Gastroesophageal Reflux Disease

Gastroesophageal Reflux Disease: Risk Factors, Symptoms and Treatment

Gastroesophageal Reflux Disease (GERD) or Acid Reflux, is a chronic disease that causes the stomach acid and other contents in the stomach to frequently flow back to the oesophagus.

Reports show that over 15million Americans suffer heartburn daily and 60 million Americans have heartburn at least once a month.

Many people occasionally experience Acid Regurgitation but when it becomes regular and occurs more than twice a week, then you might have GERD.

Acid Reflux can lead to further complications if not attended to.

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Risk Factors For Gastroesophageal Reflux Disease, GERD

Certain conditions may increase your chances of having GERD.
They include:

1. Hiatal Hernia: Hiatal Hernia is a condition that weakens the Lower Esophageal Sphincter (LES), which is a muscle between the oesophagus and the stomach, and makes it relax when it shouldn’t, hence allowing the stomach’s content to move back into the oesophagus.

2. Obesity which increases pressure on the abdomen.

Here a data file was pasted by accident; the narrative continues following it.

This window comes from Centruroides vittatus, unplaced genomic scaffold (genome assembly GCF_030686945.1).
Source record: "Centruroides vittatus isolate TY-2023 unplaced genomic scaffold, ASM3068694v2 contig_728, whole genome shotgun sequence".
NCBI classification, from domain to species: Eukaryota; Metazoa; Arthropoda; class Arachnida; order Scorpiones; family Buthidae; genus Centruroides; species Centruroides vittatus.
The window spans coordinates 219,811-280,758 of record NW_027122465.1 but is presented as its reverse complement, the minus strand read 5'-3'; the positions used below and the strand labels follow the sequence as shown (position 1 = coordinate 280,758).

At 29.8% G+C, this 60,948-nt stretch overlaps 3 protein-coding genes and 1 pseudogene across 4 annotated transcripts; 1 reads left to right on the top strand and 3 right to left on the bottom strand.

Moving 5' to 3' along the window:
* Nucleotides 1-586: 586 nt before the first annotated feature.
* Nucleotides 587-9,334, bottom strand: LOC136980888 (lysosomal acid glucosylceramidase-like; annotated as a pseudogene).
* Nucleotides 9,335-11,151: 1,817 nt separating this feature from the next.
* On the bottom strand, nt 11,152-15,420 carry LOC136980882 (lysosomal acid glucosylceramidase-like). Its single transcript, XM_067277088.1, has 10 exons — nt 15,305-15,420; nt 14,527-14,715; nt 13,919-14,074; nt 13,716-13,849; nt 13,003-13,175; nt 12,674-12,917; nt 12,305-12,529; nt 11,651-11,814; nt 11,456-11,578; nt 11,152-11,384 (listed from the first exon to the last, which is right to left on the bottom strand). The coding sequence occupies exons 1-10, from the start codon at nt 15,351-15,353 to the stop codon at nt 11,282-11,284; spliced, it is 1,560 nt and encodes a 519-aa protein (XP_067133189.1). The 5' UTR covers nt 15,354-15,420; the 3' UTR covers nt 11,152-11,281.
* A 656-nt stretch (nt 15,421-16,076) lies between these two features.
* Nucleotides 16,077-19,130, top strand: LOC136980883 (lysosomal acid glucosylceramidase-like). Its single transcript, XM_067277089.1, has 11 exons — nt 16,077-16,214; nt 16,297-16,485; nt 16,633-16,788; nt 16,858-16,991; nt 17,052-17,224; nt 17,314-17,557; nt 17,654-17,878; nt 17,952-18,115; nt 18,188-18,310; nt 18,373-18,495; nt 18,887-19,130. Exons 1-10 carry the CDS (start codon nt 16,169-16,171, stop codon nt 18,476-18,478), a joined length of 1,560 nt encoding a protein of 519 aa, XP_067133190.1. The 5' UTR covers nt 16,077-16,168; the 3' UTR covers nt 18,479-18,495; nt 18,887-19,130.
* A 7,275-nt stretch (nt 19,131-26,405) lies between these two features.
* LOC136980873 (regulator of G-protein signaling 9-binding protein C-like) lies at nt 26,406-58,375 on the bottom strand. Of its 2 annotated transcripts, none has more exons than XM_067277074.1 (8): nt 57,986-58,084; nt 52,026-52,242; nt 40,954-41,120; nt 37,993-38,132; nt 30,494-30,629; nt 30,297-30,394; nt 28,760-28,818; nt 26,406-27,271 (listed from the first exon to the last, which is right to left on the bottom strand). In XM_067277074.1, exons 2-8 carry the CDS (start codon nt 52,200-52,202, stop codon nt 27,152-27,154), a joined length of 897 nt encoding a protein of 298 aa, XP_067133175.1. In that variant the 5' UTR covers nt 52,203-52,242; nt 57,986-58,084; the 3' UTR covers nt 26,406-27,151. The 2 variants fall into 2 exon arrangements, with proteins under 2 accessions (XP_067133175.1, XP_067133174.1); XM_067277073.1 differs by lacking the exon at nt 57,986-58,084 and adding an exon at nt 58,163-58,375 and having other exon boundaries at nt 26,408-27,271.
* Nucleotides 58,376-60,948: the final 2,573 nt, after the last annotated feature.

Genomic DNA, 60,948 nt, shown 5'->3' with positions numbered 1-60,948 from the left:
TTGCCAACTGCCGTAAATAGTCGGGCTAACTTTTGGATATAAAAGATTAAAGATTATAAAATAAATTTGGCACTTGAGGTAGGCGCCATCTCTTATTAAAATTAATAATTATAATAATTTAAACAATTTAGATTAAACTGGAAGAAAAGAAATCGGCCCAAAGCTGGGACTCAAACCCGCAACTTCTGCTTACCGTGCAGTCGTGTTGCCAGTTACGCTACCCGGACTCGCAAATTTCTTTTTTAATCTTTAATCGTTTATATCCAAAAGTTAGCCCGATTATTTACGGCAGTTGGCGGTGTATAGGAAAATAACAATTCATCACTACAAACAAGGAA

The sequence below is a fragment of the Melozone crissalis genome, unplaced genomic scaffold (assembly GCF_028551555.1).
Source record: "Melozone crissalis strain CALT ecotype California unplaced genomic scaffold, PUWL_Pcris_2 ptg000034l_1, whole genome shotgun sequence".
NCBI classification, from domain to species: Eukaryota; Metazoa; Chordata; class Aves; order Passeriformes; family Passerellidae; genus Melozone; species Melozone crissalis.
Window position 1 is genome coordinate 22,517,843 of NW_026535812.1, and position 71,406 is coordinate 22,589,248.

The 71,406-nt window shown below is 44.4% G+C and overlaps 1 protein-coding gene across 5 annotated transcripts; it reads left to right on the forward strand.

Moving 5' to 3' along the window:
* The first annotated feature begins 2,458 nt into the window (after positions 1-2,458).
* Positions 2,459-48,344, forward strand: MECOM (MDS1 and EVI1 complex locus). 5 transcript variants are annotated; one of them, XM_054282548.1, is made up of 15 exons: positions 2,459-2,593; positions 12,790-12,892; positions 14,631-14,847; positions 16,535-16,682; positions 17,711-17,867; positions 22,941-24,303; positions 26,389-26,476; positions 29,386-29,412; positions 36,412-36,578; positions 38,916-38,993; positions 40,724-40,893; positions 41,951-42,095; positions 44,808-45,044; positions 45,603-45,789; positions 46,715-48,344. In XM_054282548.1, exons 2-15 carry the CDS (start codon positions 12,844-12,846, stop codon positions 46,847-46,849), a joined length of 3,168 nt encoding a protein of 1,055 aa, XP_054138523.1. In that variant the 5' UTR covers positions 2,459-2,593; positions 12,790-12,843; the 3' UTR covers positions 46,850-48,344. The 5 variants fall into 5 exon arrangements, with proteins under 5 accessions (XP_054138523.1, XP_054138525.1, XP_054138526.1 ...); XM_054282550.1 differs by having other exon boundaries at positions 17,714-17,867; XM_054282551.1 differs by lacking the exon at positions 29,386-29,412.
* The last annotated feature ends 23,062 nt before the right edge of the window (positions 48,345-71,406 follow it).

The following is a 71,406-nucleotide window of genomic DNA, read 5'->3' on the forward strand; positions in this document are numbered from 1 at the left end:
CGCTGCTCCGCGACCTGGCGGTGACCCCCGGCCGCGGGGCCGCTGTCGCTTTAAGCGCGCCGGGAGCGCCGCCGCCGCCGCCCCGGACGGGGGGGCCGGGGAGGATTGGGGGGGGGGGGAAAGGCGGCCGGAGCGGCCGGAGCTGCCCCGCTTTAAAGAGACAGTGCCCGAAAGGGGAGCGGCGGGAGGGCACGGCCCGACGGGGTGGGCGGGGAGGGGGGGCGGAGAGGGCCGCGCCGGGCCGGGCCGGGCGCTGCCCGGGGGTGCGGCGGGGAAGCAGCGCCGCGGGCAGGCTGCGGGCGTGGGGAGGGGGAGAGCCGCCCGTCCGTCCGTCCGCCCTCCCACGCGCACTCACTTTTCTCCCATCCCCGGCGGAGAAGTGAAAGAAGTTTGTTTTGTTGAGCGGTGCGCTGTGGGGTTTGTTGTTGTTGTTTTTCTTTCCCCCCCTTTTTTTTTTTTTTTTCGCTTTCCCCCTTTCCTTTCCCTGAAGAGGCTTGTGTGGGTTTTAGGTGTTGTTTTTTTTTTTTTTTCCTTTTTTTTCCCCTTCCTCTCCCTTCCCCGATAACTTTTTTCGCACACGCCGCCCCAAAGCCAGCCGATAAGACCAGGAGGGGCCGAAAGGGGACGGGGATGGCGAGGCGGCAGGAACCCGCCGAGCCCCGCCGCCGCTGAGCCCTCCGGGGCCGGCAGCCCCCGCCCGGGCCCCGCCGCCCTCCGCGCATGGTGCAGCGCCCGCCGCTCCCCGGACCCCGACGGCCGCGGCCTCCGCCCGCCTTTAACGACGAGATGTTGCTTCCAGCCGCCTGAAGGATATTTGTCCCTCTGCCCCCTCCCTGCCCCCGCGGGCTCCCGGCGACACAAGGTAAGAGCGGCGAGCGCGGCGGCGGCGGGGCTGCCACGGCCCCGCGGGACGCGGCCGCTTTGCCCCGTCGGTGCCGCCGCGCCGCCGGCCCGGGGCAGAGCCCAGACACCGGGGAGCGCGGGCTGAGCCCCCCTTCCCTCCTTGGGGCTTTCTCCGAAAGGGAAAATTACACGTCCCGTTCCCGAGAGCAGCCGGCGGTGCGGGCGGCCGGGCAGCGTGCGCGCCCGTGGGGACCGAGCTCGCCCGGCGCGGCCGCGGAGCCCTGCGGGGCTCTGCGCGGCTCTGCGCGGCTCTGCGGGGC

3. Pregnancy.

4. Eating Late At Night.

5. Taking Painkillers, sedatives and Anti-depressant Medications like Aspirin.

6. Smoking.

7. Taking Alcohol.

8. Drinking Beverages like Coffee.

9. Eating Fatty and Fried Foods.

10. Diseases like Lupus and Rheumatoid Arthritis.

11. High consumption of Table Salt.

12. Laying Down after Eating.

 

Symptoms Of Gastroesophageal Reflux Disease

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Common symptoms of GERD include:

1. Heartburn, is the most common symptom of GERD and usually gets worse after eating.

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2. A Sour or Bitter Taste

3. Breathing Issues like Asthma and Chronic Cough.

4. Difficulty Swallowing.

5. Inability to Sleep

6. Laryngitis

7. Vomiting

8. Regurgitation of Food and Liquid from your stomach to your mouth.

9. Chest Pain

10. A Lump in your throat.

 

Lifestyle Changes

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Lifestyle changes that help relieve GERD symptoms include:

1. Stop Smoking

2. Lose weight if you have obesity or you are overweight

3. Don’t wear tight clothes

4. Do not eat 2-3 hours before sleeping daily

5. Eat moderate meals and chew your food thoroughly while eating slowly.

6. Stop using tight belts, it increases pressure on your abdomen.

Diet Changes

To avoid the relaxation of your LES, stay away from these foods:

– Coffee

– Chocolate

– Pepper

– Citrus Fruits

– Tomato Products

– Alcoholic Beverages

– Soda

– Tea

– Onion and Garlic

-Foods with Excess Fat

– Acidic Juices

 

Complications Of Gastroesophageal Reflux Disease

If left untreated, Gastroesophageal Reflux Disease can cause:

– Esophageal Ulcer

– Respiratory Problems: If you breathe stomach acid into your lungs, diseases like asthma and chronic cough emerges.

– Esophageal Stricture: It causes the tightening of your oesophagus